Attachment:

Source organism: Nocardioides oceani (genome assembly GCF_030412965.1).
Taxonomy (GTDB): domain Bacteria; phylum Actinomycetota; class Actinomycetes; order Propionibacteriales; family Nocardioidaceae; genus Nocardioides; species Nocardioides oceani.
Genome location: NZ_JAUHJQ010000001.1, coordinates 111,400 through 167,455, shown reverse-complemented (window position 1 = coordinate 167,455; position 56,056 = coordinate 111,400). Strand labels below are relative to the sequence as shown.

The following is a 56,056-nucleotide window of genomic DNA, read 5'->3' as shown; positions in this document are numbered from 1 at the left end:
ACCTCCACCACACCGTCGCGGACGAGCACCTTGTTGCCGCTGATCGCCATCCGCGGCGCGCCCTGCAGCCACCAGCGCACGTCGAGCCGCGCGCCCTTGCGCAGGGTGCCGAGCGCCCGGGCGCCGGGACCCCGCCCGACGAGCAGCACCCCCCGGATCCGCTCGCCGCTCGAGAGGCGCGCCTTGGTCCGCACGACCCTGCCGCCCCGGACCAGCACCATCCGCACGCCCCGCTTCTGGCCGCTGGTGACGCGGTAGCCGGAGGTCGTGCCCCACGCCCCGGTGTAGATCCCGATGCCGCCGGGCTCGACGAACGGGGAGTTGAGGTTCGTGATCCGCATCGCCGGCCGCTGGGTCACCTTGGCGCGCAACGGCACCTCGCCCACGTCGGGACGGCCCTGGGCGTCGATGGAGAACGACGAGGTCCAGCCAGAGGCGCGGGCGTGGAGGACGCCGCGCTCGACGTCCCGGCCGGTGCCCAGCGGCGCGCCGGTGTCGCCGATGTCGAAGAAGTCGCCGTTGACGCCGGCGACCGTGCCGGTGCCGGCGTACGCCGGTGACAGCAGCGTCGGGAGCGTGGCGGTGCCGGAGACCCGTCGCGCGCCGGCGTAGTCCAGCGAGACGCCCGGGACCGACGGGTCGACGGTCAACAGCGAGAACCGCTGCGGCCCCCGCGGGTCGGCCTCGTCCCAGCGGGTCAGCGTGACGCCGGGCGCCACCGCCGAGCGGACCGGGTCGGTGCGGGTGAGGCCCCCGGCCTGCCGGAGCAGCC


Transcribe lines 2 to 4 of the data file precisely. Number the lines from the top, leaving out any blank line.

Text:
Taxonomy (GTDB): domain Bacteria; phylum Actinomycetota; class Actinomycetes; order Propionibacteriales; family Nocardioidaceae; genus Nocardioides; species Nocardioides oceani.
Genome location: NZ_JAUHJQ010000001.1, coordinates 111,400 through 167,455, shown reverse-complemented (window position 1 = coordinate 167,455; position 56,056 = coordinate 111,400). Strand labels below are relative to the sequence as shown.

The following is a 56,056-nucleotide window of genomic DNA, read 5'->3' as shown; positions in this document are numbered from 1 at the left end: